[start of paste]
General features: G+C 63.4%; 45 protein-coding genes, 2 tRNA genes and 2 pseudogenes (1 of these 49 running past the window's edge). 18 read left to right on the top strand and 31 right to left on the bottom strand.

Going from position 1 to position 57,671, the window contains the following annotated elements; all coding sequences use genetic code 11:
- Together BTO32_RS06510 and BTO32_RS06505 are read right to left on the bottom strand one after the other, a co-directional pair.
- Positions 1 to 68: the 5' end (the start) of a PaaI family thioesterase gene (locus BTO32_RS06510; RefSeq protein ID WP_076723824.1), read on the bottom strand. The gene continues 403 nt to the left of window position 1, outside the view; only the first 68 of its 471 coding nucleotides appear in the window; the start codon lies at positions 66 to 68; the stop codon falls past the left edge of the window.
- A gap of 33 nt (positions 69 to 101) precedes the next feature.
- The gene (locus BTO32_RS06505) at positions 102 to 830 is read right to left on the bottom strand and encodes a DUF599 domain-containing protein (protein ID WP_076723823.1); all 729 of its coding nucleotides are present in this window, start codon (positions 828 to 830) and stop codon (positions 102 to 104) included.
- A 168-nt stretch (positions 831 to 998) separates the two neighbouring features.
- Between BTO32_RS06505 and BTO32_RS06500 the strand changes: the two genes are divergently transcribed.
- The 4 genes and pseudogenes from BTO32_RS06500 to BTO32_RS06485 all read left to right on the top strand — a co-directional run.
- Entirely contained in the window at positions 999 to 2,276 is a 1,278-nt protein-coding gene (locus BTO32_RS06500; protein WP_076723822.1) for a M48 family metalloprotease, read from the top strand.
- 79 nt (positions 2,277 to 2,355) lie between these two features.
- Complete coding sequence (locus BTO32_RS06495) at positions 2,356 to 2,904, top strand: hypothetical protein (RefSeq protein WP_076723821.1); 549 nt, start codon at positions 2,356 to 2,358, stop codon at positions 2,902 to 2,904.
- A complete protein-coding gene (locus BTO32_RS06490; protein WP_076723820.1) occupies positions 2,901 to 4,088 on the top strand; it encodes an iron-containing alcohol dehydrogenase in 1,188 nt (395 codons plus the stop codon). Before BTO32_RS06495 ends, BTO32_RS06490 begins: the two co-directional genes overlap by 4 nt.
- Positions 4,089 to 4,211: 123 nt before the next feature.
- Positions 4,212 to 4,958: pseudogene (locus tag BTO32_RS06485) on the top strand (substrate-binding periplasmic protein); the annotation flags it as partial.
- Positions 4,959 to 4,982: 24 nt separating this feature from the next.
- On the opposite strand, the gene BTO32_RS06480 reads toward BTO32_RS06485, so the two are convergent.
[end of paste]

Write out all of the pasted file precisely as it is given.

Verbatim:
General features: G+C 63.4%; 45 protein-coding genes, 2 tRNA genes and 2 pseudogenes (1 of these 49 running past the window's edge). 18 read left to right on the top strand and 31 right to left on the bottom strand.

Going from position 1 to position 57,671, the window contains the following annotated elements; all coding sequences use genetic code 11:
- Together BTO32_RS06510 and BTO32_RS06505 are read right to left on the bottom strand one after the other, a co-directional pair.
- Positions 1 to 68: the 5' end (the start) of a PaaI family thioesterase gene (locus BTO32_RS06510; RefSeq protein ID WP_076723824.1), read on the bottom strand. The gene continues 403 nt to the left of window position 1, outside the view; only the first 68 of its 471 coding nucleotides appear in the window; the start codon lies at positions 66 to 68; the stop codon falls past the left edge of the window.
- A gap of 33 nt (positions 69 to 101) precedes the next feature.
- The gene (locus BTO32_RS06505) at positions 102 to 830 is read right to left on the bottom strand and encodes a DUF599 domain-containing protein (protein ID WP_076723823.1); all 729 of its coding nucleotides are present in this window, start codon (positions 828 to 830) and stop codon (positions 102 to 104) included.
- A 168-nt stretch (positions 831 to 998) separates the two neighbouring features.
- Between BTO32_RS06505 and BTO32_RS06500 the strand changes: the two genes are divergently transcribed.
- The 4 genes and pseudogenes from BTO32_RS06500 to BTO32_RS06485 all read left to right on the top strand — a co-directional run.
- Entirely contained in the window at positions 999 to 2,276 is a 1,278-nt protein-coding gene (locus BTO32_RS06500; protein WP_076723822.1) for a M48 family metalloprotease, read from the top strand.
- 79 nt (positions 2,277 to 2,355) lie between these two features.
- Complete coding sequence (locus BTO32_RS06495) at positions 2,356 to 2,904, top strand: hypothetical protein (RefSeq protein WP_076723821.1); 549 nt, start codon at positions 2,356 to 2,358, stop codon at positions 2,902 to 2,904.
- A complete protein-coding gene (locus BTO32_RS06490; protein WP_076723820.1) occupies positions 2,901 to 4,088 on the top strand; it encodes an iron-containing alcohol dehydrogenase in 1,188 nt (395 codons plus the stop codon). Before BTO32_RS06495 ends, BTO32_RS06490 begins: the two co-directional genes overlap by 4 nt.
- Positions 4,089 to 4,211: 123 nt before the next feature.
- Positions 4,212 to 4,958: pseudogene (locus tag BTO32_RS06485) on the top strand (substrate-binding periplasmic protein); the annotation flags it as partial.
- Positions 4,959 to 4,982: 24 nt separating this feature from the next.
- On the opposite strand, the gene BTO32_RS06480 reads toward BTO32_RS06485, so the two are convergent.